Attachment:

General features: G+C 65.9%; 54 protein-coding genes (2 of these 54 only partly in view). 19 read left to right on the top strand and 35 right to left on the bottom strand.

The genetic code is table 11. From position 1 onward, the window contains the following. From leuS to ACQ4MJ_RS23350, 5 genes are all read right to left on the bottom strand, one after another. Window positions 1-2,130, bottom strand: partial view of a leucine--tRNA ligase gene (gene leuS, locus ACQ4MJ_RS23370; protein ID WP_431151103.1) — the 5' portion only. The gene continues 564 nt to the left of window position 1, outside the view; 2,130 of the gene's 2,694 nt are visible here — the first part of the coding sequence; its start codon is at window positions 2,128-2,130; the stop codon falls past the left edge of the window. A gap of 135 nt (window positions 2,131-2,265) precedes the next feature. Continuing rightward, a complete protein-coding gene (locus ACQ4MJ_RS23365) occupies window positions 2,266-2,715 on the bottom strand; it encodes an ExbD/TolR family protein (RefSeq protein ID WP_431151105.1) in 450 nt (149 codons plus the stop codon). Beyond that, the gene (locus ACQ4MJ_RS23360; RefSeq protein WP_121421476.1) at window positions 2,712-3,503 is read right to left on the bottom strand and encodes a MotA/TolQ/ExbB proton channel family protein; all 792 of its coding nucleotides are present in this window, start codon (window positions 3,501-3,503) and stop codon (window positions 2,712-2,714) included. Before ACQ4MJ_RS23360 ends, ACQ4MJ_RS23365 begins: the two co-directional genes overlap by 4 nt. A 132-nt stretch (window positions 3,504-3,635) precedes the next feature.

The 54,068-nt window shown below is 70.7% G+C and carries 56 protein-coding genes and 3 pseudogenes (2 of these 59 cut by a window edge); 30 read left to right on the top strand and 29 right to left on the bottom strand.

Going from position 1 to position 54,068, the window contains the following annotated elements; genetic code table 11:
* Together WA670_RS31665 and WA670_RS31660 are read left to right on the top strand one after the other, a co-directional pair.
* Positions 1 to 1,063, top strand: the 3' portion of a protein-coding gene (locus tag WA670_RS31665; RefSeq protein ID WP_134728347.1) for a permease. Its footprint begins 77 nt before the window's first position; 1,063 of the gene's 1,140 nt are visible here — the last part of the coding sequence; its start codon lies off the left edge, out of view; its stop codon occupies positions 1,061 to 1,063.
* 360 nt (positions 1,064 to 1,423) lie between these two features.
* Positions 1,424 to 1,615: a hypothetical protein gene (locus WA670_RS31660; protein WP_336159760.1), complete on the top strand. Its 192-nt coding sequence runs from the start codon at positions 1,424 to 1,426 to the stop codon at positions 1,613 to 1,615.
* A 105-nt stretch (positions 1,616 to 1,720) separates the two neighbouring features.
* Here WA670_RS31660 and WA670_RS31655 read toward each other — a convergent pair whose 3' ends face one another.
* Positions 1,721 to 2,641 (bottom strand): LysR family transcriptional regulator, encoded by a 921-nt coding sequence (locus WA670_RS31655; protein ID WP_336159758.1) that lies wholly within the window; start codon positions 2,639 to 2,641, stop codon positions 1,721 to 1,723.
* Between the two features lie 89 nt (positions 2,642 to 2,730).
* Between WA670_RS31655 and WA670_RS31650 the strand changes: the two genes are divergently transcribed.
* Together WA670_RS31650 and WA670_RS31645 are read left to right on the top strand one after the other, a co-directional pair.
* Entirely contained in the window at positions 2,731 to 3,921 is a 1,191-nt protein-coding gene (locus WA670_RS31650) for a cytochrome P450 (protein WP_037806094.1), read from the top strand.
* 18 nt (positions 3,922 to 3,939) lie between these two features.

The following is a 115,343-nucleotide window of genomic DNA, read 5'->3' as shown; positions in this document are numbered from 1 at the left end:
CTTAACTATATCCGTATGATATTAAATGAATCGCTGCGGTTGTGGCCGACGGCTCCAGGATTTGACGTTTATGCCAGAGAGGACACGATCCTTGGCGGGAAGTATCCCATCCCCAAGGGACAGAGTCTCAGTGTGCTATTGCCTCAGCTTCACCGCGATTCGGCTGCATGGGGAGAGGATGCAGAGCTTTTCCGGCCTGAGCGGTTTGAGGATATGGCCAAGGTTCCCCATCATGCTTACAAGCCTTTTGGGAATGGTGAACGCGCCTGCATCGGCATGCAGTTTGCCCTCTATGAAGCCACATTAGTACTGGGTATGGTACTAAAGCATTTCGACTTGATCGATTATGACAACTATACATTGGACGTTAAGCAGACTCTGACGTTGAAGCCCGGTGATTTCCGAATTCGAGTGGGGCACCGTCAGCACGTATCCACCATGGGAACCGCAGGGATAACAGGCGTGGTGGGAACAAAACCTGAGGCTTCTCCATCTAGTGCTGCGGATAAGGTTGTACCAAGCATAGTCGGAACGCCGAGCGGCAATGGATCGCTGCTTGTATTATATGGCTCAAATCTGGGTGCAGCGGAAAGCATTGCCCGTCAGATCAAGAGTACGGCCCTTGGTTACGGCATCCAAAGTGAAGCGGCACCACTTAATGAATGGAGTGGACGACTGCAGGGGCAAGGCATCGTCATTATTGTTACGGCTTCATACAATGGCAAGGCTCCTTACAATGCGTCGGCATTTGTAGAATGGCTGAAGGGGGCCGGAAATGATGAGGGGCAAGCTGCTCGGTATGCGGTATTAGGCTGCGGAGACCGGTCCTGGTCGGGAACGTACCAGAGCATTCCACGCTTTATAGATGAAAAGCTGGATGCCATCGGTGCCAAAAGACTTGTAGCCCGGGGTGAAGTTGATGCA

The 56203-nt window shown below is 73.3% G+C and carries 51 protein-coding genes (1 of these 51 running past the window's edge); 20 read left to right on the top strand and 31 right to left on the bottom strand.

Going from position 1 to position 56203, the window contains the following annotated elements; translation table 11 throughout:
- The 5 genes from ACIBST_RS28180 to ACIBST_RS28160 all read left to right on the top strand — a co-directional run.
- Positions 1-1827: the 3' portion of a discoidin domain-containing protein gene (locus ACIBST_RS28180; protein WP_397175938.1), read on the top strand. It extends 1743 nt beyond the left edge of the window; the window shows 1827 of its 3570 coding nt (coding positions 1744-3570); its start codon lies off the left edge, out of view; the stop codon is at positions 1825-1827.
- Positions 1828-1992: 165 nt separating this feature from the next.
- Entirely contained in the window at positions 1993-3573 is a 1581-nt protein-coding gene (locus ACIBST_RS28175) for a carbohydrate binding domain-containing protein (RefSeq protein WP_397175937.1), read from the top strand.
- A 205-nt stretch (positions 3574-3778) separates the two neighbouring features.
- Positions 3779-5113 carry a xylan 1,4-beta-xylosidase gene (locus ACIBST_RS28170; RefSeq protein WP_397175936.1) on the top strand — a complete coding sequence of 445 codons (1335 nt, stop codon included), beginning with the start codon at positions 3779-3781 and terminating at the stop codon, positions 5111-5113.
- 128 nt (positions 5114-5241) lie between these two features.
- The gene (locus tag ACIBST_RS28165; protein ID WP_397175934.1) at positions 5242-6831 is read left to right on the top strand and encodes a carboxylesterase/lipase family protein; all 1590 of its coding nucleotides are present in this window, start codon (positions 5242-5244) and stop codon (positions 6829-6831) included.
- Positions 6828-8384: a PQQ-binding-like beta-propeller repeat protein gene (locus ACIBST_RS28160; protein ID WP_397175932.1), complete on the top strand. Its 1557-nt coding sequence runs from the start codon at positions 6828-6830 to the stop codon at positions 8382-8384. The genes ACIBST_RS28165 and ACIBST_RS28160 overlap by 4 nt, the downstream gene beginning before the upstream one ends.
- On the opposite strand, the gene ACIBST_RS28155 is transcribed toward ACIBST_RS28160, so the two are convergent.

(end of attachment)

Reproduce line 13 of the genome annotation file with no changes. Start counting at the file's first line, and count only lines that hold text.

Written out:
* Between WA670_RS31655 and WA670_RS31650 the strand changes: the two genes are divergently transcribed.